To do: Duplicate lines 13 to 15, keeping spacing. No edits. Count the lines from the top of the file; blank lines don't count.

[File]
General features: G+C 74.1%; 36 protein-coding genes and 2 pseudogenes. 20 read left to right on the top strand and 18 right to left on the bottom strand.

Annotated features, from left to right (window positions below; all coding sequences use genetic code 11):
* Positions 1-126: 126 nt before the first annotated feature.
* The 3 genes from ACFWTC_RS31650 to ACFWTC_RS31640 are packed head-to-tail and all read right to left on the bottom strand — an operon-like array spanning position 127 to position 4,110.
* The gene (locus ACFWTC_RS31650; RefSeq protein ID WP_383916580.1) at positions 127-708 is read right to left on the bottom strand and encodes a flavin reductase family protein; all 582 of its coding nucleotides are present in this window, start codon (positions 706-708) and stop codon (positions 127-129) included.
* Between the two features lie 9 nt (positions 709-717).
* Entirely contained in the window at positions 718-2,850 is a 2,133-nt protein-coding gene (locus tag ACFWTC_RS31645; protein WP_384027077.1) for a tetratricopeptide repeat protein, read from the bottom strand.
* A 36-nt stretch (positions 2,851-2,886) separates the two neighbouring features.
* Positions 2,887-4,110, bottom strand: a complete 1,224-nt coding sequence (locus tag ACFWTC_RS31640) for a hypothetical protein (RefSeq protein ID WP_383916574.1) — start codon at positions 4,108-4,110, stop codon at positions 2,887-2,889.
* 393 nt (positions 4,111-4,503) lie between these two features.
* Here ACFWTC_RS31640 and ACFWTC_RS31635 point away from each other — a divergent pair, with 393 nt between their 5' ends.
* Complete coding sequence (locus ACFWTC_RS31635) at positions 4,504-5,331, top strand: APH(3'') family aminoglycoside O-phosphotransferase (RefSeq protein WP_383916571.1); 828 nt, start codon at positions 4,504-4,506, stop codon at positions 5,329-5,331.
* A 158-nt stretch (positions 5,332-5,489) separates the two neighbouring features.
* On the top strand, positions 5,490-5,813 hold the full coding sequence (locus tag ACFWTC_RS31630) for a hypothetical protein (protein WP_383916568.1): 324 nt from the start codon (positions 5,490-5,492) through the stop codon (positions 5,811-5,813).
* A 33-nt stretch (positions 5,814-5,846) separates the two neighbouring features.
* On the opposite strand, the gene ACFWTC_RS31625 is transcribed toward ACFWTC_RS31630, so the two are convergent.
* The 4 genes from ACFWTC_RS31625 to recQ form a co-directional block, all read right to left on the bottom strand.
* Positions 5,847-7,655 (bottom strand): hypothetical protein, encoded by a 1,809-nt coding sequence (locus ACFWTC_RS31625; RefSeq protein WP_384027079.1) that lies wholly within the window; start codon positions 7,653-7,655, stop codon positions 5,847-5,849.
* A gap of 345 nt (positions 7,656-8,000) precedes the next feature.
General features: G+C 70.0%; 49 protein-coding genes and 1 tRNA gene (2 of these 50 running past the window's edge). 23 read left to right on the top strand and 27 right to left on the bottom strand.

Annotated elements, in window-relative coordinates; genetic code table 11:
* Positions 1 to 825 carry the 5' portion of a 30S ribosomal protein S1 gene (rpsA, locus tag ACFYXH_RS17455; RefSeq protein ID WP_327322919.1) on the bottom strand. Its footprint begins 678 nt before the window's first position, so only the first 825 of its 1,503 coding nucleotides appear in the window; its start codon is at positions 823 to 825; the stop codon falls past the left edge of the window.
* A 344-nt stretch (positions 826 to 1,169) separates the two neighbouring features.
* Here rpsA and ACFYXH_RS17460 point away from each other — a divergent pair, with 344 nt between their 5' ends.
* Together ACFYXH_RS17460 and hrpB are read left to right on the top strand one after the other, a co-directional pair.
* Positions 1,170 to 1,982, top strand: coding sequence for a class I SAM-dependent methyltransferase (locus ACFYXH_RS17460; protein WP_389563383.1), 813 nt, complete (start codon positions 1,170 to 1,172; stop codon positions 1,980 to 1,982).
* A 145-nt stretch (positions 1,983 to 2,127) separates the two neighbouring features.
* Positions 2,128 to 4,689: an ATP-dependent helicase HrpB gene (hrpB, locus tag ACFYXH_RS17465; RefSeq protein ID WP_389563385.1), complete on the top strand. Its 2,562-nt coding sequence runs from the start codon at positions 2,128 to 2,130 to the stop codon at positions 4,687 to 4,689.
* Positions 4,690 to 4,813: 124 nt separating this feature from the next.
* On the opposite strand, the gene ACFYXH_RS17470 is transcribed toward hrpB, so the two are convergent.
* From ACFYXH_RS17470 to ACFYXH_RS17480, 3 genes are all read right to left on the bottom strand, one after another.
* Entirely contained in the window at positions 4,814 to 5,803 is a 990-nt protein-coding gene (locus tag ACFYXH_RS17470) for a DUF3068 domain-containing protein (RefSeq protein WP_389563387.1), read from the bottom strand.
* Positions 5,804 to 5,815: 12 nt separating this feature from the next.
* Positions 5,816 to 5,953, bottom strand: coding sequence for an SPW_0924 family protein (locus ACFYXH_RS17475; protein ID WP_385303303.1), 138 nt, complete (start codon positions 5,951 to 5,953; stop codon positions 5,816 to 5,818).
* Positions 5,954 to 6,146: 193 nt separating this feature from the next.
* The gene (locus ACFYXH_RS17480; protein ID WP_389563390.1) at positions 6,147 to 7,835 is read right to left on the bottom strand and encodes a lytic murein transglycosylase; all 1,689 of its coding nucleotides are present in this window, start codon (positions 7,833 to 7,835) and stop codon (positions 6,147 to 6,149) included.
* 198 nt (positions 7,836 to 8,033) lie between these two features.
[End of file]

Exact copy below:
* A 158-nt stretch (positions 5,332-5,489) separates the two neighbouring features.
* On the top strand, positions 5,490-5,813 hold the full coding sequence (locus tag ACFWTC_RS31630) for a hypothetical protein (protein WP_383916568.1): 324 nt from the start codon (positions 5,490-5,492) through the stop codon (positions 5,811-5,813).
* A 33-nt stretch (positions 5,814-5,846) separates the two neighbouring features.